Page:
Senator Christopher “Bong” Go, chairperson of the Senate Committee on Health, expressed his support for the recently launched “Philippine Plan of Action for Nutrition (PPAN) 2023 – 2028,” and described it as a pivotal advancement in the country’s ongoing battle against malnutrition.
The plan, spearheaded by Department of Health (DOH) Secretary Teodoro Herbosa and Department of Science and Technology (DOST) Secretary Renato Solidum, Jr., was officially unveiled on Monday, September 4.
“Ang paglulunsad ng PPAN 2023-2028 ay patunay sa ating kolektibong hangarin na itaas ang kalidad ng buhay ng ating mga kababayan, lalo na ang mga bata,” Go said.
The senator was keen to point out that this initiative must build upon the solid foundation laid by the administration of former president Rodrigo Duterte in addressing hunger and malnutrition while overcoming the adverse effects of the pandemic.
“Naging prayoridad ng administrasyon ni dating pangulong Duterte noon ang kalusugan ng mga Pilipino. Programs like the First 1,000 Days were instrumental in addressing malnutrition during the most crucial stages of a child’s life. This new plan is a continuation of that legacy, and I am proud to support it,” Go said.
Herbosa, who also chairs the National Nutrition Council (NNC) Governing Board, emphasized the importance of nutrition in the early stages of life.
“Nutrition is most critical in the first 1,000 days of life— from day one of pregnancy and up to the second year of birth of a child. If left neglected, poor nutrition results in child stunting, which is irreversible, and more importantly, poor brain development,” Herbosa said.
Go echoed Herbosa’s sentiments, stating, “Hindi natin maaring balewalain ang nutrisyon ng ating mga anak. If we do, we are setting them up for a lifetime of challenges that could have been easily prevented.”
Under the Duterte administration, the government enacted several laws and launched various programs aimed at combating malnutrition. Among these were the School-Based Feeding Program, which provided nutritious meals to undernourished public school children, and Republic Act No. 11148 or the “First 1,000 Days” law, which focused on maternal and child health during the earliest days of life.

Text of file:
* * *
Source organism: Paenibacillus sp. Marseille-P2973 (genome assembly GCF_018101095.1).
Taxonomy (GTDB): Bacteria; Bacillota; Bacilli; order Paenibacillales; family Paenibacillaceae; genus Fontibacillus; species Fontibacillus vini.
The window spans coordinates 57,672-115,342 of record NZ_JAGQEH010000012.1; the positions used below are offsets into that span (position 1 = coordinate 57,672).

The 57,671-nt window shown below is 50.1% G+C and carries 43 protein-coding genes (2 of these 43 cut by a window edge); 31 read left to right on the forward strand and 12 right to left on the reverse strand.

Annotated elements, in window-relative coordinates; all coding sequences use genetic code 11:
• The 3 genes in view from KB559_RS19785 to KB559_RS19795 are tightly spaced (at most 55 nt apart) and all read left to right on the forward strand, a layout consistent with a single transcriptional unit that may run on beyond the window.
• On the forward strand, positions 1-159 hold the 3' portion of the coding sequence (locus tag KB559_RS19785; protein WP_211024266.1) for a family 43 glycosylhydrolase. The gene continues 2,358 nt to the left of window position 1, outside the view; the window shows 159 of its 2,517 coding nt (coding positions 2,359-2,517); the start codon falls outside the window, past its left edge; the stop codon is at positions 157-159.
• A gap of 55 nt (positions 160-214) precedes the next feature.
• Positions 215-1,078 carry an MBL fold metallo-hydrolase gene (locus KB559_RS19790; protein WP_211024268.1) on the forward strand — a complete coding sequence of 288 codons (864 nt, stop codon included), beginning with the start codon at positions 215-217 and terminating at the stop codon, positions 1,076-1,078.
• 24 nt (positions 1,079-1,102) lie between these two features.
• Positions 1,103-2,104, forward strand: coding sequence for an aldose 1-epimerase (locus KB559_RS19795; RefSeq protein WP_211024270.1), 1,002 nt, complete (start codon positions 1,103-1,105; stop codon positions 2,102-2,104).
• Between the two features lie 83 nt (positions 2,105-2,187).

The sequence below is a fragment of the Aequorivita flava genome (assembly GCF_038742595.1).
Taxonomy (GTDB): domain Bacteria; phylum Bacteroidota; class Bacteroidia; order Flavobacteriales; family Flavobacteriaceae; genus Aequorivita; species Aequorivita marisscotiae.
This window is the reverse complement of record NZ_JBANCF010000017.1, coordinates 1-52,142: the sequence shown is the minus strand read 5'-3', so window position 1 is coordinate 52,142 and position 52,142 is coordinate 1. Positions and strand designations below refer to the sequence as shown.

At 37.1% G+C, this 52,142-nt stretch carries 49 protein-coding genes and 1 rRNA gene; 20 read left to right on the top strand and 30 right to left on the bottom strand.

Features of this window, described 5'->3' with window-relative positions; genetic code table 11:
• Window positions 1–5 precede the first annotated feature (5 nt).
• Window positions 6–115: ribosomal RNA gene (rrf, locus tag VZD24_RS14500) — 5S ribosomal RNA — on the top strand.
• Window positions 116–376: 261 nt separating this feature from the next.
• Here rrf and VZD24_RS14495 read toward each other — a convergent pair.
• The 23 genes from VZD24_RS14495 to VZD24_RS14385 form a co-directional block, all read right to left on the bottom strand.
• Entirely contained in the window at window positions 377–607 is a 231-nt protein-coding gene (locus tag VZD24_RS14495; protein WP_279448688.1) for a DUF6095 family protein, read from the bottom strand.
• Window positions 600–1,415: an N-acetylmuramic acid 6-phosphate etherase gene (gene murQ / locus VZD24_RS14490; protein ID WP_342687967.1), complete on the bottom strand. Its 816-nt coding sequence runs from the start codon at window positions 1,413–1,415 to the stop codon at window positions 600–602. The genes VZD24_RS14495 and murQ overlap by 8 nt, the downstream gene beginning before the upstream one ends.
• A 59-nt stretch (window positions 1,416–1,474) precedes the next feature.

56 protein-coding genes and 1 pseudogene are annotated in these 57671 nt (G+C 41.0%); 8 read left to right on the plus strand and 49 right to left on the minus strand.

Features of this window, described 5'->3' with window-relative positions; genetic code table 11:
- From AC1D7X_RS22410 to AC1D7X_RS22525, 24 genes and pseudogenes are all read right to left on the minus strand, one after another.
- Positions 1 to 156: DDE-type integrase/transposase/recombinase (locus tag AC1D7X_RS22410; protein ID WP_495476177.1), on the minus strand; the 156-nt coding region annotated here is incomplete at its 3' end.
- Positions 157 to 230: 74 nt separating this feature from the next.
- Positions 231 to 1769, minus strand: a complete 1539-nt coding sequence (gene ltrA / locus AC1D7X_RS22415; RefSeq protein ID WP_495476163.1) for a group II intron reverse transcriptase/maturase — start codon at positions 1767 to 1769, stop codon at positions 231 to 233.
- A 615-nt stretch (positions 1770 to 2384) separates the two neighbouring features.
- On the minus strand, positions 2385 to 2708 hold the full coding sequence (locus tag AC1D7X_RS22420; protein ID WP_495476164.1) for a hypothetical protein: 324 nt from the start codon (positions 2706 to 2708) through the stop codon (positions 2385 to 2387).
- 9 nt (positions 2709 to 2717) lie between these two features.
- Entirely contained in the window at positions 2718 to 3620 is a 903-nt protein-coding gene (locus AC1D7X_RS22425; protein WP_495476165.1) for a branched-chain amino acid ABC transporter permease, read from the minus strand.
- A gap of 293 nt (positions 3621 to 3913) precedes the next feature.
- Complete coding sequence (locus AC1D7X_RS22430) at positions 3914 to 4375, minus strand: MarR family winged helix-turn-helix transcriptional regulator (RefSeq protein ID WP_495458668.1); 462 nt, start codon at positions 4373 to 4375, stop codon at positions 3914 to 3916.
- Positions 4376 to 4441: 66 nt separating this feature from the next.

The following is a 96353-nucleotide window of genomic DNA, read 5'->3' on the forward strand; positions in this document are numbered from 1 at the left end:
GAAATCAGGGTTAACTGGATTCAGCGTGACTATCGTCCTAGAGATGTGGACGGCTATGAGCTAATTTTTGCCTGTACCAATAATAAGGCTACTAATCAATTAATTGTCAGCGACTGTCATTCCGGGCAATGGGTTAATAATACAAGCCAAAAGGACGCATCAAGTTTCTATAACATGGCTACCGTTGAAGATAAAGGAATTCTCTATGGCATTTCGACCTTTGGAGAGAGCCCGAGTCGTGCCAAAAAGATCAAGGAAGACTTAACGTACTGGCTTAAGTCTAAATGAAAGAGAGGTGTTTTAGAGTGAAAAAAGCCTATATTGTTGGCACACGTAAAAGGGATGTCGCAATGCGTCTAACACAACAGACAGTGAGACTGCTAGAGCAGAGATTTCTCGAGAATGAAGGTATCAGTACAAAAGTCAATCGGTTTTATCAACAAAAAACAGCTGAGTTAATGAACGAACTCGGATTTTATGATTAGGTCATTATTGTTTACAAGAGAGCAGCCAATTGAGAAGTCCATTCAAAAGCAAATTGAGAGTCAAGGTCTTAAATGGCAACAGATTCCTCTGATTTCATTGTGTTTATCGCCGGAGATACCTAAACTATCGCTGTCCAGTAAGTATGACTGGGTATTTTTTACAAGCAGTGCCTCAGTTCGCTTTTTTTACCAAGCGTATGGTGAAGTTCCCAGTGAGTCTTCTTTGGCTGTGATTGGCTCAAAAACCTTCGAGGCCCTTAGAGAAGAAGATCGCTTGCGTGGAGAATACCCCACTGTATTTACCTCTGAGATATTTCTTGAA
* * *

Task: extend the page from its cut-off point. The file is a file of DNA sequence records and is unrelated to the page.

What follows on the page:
“Malaki ang ambag ng ating School-Based Feeding Program sa ating laban kontra malnutrisyon. Hindi lamang ito nagbigay ng kinakailangang nutrients sa ating mga anak, kundi itinaas din nito ang kanilang performance sa paaralan,” said Go.
“Samantala, ang ‘First 1,000 Days’ law ay naging pundasyon natin sa pagtiyak na ang ating mga ina at kanilang mga bagong silang ay nakakakuha ng tamang nutrisyon sa simula pa lamang,” added Go.
The new PPAN outlines a comprehensive approach to tackle malnutrition, focusing on three major interventions: increasing the availability and access to nutritious food, promoting social and behavioral change for better feeding practices, and improving access to quality nutrition services.
These interventions include the establishment of food gardens, regulation of unhealthy food, offering maternal health service packages, and integrated maternal and child health nutrition services.
The plan has identified 34 provinces as priority areas for these interventions, including Leyte, Sulu, Negros Occidental, and many others.
“This is a comprehensive approach to a problem that has long plagued our nation. With the collective efforts of the government, private sector, and the Filipino people, we can break the cycle of malnutrition and give every Filipino child a chance for a healthier, brighter future,” concluded Go.
Image credits: Bibo Nueva España/Senate PRIB